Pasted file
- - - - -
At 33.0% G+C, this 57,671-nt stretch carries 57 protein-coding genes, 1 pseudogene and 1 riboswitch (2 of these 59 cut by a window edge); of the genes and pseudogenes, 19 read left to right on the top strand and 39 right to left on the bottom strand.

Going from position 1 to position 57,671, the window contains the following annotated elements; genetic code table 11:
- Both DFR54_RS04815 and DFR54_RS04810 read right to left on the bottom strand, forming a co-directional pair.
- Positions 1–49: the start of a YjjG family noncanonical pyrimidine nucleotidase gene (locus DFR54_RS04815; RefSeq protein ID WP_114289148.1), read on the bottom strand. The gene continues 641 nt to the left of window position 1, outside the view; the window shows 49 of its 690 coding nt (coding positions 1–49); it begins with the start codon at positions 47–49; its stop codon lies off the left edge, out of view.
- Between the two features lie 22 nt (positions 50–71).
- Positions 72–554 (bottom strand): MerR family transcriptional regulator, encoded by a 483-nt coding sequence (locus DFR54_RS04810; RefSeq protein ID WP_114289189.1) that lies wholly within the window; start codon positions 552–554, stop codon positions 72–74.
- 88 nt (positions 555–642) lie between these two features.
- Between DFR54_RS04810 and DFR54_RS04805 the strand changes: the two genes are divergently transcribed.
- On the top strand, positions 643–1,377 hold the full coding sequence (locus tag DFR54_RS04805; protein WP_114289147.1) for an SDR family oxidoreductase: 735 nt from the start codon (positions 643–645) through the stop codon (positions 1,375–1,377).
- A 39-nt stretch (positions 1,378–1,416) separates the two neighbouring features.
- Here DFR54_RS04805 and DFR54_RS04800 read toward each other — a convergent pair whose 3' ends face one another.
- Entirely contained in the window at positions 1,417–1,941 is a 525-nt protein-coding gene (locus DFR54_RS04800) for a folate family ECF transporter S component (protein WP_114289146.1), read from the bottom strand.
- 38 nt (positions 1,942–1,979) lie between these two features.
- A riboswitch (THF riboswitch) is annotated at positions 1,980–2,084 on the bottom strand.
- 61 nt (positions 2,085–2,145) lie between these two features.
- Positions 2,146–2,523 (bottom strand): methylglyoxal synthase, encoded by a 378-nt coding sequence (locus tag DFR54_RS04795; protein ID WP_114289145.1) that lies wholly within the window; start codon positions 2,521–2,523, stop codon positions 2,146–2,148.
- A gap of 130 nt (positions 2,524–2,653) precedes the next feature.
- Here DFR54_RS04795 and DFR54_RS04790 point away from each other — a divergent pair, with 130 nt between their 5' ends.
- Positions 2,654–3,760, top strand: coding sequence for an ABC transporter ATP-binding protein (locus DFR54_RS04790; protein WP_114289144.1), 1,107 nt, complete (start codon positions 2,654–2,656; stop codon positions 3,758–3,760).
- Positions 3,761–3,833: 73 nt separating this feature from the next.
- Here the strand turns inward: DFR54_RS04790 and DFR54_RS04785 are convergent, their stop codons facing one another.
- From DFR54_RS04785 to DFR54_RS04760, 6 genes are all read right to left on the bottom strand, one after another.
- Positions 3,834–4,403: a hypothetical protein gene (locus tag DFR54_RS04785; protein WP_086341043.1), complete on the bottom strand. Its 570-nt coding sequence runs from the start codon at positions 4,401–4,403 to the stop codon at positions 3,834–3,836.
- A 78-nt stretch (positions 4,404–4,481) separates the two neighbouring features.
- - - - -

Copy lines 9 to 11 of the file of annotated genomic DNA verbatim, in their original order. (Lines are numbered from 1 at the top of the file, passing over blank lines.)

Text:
- On the top strand, positions 643–1,377 hold the full coding sequence (locus tag DFR54_RS04805; protein WP_114289147.1) for an SDR family oxidoreductase: 735 nt from the start codon (positions 643–645) through the stop codon (positions 1,375–1,377).
- A 39-nt stretch (positions 1,378–1,416) separates the two neighbouring features.
- Here DFR54_RS04805 and DFR54_RS04800 read toward each other — a convergent pair whose 3' ends face one another.